Urban music has always been a tool for political expression in Angola. Even before the country’s independence, musicians like Carlitos Vieira Dias, David Zé, and the iconic group N’gola Ritmos offered musical resistance to the colonial regime. Some were even arrested and sent to prison camps by the Portuguese.
Today, the most well known form of Angolan urban music is the ever more popular kuduro. Pulsating and powerful, kuduro is primarily associated with Luanda’s ubiquitous musseques, the teeming slums that house the city’s poorest residents. It’s blasted from candongueiros, the bright blue and white Toyota Hiace minivans that are the form of transport for the vast majority of Luandans, played in seemingly every party and pumped in Luanda’s clubs. Despite its rather middle-class roots, kuduro singers tend to belong to the lower classes and their lyrics cover a wide range of topics, from artists’ feuds to daily hardships.
Kuduro used to be the type of music that your parents would label as trash and tell you not to listen to – many of them still do. But remarkably, and perhaps due to its appeal across broad sectors of Angolan society, the genre has exploded to become a national phenomenon and a source of national pride. Bands like Buraka Som Sistema have helped internationalise kuduro through sold-out concerts around the world.
The proliferation of kuduro didn’t go unnoticed by the political establishment. Keen and adept at controlling all aspects of civil society, the regime saw in kuduro the perfect vehicle with which to reach the masses. Kuduro concerts are now standard fare in political rallies – politicians will actually use wildly popular kuduro artists as a way to get more people to attend their usually stale public events.
Kuduro fever even reached the presidential palace – by 2011, Coreón Dú, one of President José Eduardo Dos Santos’s sons, became one the biggest promoters of kuduro on the national and international stage. He even released a track of his own (I wouldn’t recommend it):
A singer, TV producer (his media and TV production company receives funds directly from the national budget) and the brains behind the annual “I Love Kuduro” festival in Luanda and abroad, Dú funds and promotes a kuduro troupe appropriately named Os Kuduristas. Last year they embarked on a grand, deep-pocketed world tour, performing extensively in Europe and the US. They were expertly represented by some of the best PR firms in the music industry and even offered workshops in the cities they visited.
Although the government was able to effectively appropriate kuduro for its own purposes, it has been much less successful with the other popular form of Angolan urban music: hip-hop. The youth movement protesting against the Angolan regime and President Dos Santos’s 33 years in power has numerous underground rap musicians among its ranks, including Ikonoklasta (Luaty Beirão) and Carbono Casimiro. Interestingly, Luaty also belongs to the kuduro group Batida, which dabbles in political themes. It doesn’t receive state funding and is not invited to kuduro festivals in the country.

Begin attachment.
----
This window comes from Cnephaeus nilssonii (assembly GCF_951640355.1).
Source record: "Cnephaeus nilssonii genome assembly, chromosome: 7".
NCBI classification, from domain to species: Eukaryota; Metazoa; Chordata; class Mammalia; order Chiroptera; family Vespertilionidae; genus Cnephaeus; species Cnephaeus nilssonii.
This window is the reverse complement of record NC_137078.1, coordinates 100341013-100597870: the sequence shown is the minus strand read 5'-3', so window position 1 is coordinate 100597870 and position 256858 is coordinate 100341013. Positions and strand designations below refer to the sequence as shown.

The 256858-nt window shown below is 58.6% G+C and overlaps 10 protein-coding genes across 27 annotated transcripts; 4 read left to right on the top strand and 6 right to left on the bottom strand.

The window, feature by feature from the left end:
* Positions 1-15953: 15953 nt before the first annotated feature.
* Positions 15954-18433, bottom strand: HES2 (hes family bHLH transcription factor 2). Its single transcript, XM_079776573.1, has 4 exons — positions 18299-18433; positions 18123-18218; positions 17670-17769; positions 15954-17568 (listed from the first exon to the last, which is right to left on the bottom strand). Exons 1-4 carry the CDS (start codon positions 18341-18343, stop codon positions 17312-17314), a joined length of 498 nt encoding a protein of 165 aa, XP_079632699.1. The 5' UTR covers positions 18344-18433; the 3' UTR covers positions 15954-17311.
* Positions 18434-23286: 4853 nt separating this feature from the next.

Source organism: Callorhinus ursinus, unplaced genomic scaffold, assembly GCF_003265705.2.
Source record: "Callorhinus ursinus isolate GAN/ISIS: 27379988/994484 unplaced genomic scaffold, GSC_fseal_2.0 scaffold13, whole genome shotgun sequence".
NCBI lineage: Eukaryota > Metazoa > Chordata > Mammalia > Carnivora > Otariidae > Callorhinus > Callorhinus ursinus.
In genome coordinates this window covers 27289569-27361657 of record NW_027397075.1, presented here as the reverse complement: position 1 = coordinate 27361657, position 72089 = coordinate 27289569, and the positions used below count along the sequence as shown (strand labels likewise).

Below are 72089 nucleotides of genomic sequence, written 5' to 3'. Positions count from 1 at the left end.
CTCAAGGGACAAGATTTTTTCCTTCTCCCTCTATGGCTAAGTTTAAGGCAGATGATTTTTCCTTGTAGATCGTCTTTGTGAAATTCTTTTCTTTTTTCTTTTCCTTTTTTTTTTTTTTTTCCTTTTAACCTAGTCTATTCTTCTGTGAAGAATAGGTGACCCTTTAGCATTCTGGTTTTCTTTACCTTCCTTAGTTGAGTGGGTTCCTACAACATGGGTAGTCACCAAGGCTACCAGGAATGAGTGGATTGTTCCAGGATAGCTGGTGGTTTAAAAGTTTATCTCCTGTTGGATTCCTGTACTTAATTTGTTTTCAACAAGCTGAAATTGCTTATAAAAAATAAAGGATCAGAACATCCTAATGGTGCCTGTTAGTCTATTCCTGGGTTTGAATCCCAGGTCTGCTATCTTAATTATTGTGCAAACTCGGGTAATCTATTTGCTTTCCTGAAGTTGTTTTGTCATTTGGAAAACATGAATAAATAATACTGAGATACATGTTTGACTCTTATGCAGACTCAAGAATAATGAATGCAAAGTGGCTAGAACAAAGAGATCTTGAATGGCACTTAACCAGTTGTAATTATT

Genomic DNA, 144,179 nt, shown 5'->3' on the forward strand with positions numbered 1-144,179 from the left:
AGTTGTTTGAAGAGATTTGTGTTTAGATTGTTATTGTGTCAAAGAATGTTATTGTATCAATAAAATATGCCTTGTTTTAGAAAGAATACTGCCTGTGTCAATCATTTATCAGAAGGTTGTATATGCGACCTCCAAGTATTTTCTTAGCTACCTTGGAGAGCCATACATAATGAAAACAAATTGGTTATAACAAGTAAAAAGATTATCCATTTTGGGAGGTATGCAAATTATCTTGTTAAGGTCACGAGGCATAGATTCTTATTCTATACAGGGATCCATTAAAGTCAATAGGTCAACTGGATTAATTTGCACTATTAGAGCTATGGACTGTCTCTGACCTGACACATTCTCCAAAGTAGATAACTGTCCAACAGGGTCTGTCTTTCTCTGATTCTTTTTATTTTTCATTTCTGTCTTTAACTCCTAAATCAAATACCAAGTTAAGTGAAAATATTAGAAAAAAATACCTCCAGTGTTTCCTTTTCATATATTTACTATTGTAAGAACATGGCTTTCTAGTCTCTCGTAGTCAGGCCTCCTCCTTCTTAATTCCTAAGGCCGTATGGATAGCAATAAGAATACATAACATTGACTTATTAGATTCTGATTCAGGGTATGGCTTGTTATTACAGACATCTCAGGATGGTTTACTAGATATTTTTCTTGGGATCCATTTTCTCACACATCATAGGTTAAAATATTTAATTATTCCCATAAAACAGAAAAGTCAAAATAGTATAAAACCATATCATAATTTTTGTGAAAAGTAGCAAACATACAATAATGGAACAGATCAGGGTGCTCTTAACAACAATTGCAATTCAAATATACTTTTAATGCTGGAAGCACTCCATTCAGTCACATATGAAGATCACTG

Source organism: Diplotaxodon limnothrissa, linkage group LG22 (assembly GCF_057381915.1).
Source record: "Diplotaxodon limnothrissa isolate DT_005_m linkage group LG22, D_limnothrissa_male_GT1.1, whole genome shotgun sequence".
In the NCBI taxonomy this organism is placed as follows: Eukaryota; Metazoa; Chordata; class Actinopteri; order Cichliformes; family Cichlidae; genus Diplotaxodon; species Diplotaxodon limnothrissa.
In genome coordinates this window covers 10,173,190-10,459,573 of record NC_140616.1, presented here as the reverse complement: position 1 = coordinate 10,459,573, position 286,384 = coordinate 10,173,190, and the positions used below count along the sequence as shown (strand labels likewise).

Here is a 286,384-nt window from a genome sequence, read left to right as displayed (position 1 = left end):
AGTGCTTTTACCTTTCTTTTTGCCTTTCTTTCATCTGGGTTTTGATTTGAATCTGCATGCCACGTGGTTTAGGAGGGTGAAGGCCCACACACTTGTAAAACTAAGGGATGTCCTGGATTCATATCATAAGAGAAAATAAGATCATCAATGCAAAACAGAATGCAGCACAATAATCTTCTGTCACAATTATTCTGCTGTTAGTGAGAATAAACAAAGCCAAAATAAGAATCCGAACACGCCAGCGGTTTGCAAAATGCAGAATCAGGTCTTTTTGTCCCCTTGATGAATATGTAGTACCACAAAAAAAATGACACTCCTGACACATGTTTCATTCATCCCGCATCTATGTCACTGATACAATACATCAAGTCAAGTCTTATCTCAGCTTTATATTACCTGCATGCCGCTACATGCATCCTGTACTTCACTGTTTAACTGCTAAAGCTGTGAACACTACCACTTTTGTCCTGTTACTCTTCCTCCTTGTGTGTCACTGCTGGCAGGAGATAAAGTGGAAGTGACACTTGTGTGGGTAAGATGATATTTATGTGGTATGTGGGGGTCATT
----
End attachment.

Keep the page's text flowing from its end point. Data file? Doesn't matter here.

Unlike kuduro, hip-hop is a form of urban music that the establishment has not been able to breach. The most popular Angolan rappers are the most critical of the regime, and yet they continue to sell out shows and sell out CDs. MCK, the sharp-tongue rapper from the Chabá slums of Luanda, is the most prominent example of this reality. He’s been offered half a million dollars to stop bad-mouthing government and faced death threats, but this doesn’t phase him.
What the government can’t do by peaceful means, it’ll do through coercion, intimidation, and outright sabotage. Last month, Família Eterna, an organisation of rappers from Lobito, a small city in Benguela province, wanted to celebrate their 10-year anniversary. They invited numerous artists, including MCK. Família Eterna followed every possible legal obligation and submitted a total of five different stamped documents (two of which explicitly stated MCK’s name) that gave them government permission to stage the concert.
It was to no avail. Having caught wind that MCK was due to make an appearance in Lobito, the central government began a chilling campaign of intimidation and coercion to force the organisers to cancel the show. According to Família Eterna, the organisers began receiving threatening phone calls in the days leading up to the show; undercover agents dressed in civilian clothes would come to the venue and inquire about the preparations, all the while threatening and intimidating workers.
On the day of the show, the ministry of culture frantically called the organisers in a last ditch attempt to have them cancel; the state-owned electricity company even shut down power to the venue. In the end, MCK still performed, to a much smaller but still energetic crowd.
When compared to kuduro, the disparate treatment of underground rap is evident. What is also evident is that politics will continue to play a role in urban Angolan music, and the regime will continue to interfere as they see fit. But it is comforting to see that even with these abuses against freedom of expression, urban Angolan music continues to impact the establishment. Through music, the disenfranchised continue to have a voice and a vehicle in which to air their grievances, much like their brethren David Zé and N’gola Ritmos did 38 years ago.
Claudio Silva is an Angolan living in New York City. He has also spent time in Washington DC, Lisbon, Reading (UK) and attended university in Boston. In 2009, he started Caipirinha Lounge, a music blog dedicated to Lusophone music. Claudio contributes to several other blogs including Africa is a Country and Central Angola 7311. Connect with him on Twitter.